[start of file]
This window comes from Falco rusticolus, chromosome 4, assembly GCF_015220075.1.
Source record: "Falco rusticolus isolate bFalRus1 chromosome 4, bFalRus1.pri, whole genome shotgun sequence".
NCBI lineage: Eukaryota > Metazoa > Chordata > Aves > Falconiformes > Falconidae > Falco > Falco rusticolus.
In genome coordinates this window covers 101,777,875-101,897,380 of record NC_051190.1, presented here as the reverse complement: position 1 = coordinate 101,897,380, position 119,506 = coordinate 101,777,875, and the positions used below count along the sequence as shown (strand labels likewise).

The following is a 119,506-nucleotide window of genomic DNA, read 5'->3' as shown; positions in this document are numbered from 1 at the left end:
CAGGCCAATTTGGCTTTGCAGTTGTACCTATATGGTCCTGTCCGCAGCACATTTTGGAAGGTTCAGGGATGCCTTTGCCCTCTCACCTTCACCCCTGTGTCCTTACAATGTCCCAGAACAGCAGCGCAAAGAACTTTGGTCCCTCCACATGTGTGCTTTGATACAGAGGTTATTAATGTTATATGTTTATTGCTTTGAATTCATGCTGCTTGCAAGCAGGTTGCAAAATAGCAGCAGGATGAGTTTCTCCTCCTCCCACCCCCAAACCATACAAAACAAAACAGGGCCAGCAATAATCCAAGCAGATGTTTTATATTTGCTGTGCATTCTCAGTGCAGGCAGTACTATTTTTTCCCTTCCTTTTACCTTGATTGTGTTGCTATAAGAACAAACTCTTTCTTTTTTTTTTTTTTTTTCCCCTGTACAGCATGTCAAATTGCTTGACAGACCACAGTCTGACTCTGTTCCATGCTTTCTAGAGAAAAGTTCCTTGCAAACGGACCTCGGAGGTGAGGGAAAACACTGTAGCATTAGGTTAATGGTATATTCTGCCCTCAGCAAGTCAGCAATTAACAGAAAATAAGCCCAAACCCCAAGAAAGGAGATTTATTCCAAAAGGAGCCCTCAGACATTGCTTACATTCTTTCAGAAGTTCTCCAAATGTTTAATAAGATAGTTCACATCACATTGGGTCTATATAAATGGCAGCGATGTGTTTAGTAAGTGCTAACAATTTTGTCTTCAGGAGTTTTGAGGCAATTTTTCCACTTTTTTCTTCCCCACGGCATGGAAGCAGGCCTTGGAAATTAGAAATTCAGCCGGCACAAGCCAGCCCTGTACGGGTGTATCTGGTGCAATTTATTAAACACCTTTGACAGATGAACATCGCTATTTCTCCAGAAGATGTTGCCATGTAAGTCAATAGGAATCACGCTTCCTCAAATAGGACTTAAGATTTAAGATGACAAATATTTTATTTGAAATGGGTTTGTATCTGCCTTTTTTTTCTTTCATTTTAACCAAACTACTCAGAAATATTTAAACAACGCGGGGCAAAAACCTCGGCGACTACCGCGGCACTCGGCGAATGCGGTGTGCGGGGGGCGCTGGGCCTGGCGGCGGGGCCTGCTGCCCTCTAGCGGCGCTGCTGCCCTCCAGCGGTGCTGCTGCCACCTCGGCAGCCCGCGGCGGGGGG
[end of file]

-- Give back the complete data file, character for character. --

This window comes from Falco rusticolus, chromosome 4, assembly GCF_015220075.1.
Source record: "Falco rusticolus isolate bFalRus1 chromosome 4, bFalRus1.pri, whole genome shotgun sequence".
NCBI lineage: Eukaryota > Metazoa > Chordata > Aves > Falconiformes > Falconidae > Falco > Falco rusticolus.
In genome coordinates this window covers 101,777,875-101,897,380 of record NC_051190.1, presented here as the reverse complement: position 1 = coordinate 101,897,380, position 119,506 = coordinate 101,777,875, and the positions used below count along the sequence as shown (strand labels likewise).

The following is a 119,506-nucleotide window of genomic DNA, read 5'->3' as shown; positions in this document are numbered from 1 at the left end:
CAGGCCAATTTGGCTTTGCAGTTGTACCTATATGGTCCTGTCCGCAGCACATTTTGGAAGGTTCAGGGATGCCTTTGCCCTCTCACCTTCACCCCTGTGTCCTTACAATGTCCCAGAACAGCAGCGCAAAGAACTTTGGTCCCTCCACATGTGTGCTTTGATACAGAGGTTATTAATGTTATATGTTTATTGCTTTGAATTCATGCTGCTTGCAAGCAGGTTGCAAAATAGCAGCAGGATGAGTTTCTCCTCCTCCCACCCCCAAACCATACAAAACAAAACAGGGCCAGCAATAATCCAAGCAGATGTTTTATATTTGCTGTGCATTCTCAGTGCAGGCAGTACTATTTTTTCCCTTCCTTTTACCTTGATTGTGTTGCTATAAGAACAAACTCTTTCTTTTTTTTTTTTTTTTTCCCCTGTACAGCATGTCAAATTGCTTGACAGACCACAGTCTGACTCTGTTCCATGCTTTCTAGAGAAAAGTTCCTTGCAAACGGACCTCGGAGGTGAGGGAAAACACTGTAGCATTAGGTTAATGGTATATTCTGCCCTCAGCAAGTCAGCAATTAACAGAAAATAAGCCCAAACCCCAAGAAAGGAGATTTATTCCAAAAGGAGCCCTCAGACATTGCTTACATTCTTTCAGAAGTTCTCCAAATGTTTAATAAGATAGTTCACATCACATTGGGTCTATATAAATGGCAGCGATGTGTTTAGTAAGTGCTAACAATTTTGTCTTCAGGAGTTTTGAGGCAATTTTTCCACTTTTTTCTTCCCCACGGCATGGAAGCAGGCCTTGGAAATTAGAAATTCAGCCGGCACAAGCCAGCCCTGTACGGGTGTATCTGGTGCAATTTATTAAACACCTTTGACAGATGAACATCGCTATTTCTCCAGAAGATGTTGCCATGTAAGTCAATAGGAATCACGCTTCCTCAAATAGGACTTAAGATTTAAGATGACAAATATTTTATTTGAAATGGGTTTGTATCTGCCTTTTTTTTCTTTCATTTTAACCAAACTACTCAGAAATATTTAAACAACGCGGGGCAAAAACCTCGGCGACTACCGCGGCACTCGGCGAATGCGGTGTGCGGGGGGCGCTGGGCCTGGCGGCGGGGCCTGCTGCCCTCTAGCGGCGCTGCTGCCCTCCAGCGGTGCTGCTGCCACCTCGGCAGCCCGCGGCGGGGGG